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This Month in South Carolina History: Robert Smalls Born in Beaufort



Brought to you by the South Carolina Historical Society

On April 5, 1839, Robert Smalls, Civil War hero, businessman, and political figure, was born in Beaufort, South Carolina. He was born and raised in slavery as his mother, Lydia Polite, was an enslaved woman working in the home of Henry McKee. At the age of 12, Smalls was sent to Charleston to be hired out as a laborer. He remained in Charleston, working various jobs throughout the city and on the waterfront.

It was in Charleston that Smalls was stationed to work onboard the CSS Planter, an armed Confederate steamer, during the Civil War. In May 1862, he commandeered the Planter and surrendered the boat to the Union Forces blockading Charleston Harbor. Upon turning over the Planter, Smalls and all other crew members on-board were free from slavery. Smalls was seen by many as a war hero, and he went on to serve in the Union Navy.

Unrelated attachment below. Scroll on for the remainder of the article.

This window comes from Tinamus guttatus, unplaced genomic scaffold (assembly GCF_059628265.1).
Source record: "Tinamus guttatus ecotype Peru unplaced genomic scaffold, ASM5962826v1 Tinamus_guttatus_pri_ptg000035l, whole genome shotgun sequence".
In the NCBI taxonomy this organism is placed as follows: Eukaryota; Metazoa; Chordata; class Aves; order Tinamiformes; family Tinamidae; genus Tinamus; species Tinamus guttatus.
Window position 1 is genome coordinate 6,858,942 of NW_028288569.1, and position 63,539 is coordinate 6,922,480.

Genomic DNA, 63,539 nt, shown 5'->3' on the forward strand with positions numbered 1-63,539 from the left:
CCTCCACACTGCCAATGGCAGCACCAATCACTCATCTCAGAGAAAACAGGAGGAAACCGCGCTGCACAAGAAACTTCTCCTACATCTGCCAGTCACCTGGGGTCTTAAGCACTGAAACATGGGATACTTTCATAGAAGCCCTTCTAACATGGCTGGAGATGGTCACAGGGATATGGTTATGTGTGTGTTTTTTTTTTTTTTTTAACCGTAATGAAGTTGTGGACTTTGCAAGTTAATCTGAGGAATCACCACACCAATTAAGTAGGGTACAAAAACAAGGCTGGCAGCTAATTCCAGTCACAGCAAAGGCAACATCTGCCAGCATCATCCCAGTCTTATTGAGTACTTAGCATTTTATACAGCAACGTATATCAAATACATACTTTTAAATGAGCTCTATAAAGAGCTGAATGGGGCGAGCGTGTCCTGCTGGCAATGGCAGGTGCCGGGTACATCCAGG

Following the war, Smalls’ status and popularity led him to politics. In 1868, the South Carolina legislature met in Charleston to write a new state constitution. For the first time, African American men, including Smalls, were allowed to vote as delegates at this convention. It was at the 1868 convention, that Smalls proposed legislation which laid the groundwork for free, compulsory public schooling for all South Carolina children, both black and white. 

Following the convention, Smalls was elected to the South Carolina State Assembly and later the State Senate before serving five terms in the US House of Representatives. In addition to his political career, Smalls was an entrepreneur. In 1870, Smalls co-founded the Enterprise Railroad, a horse-drawn railroad network that connected the wharves and railroad depots in Charleston. He also owned and published the Beaufort-based newspaper, Beaufort Southern Standard.

Smalls lived through a period of immense political and social change in South Carolina. By the time of his death, states across the south had enacted policies including Jim Crow laws which rolled back many of the post-war advances made by Black South Carolinians. Smalls died in his home in Beaufort on February 22, 1915.

Image courtesy of the Library of Congress

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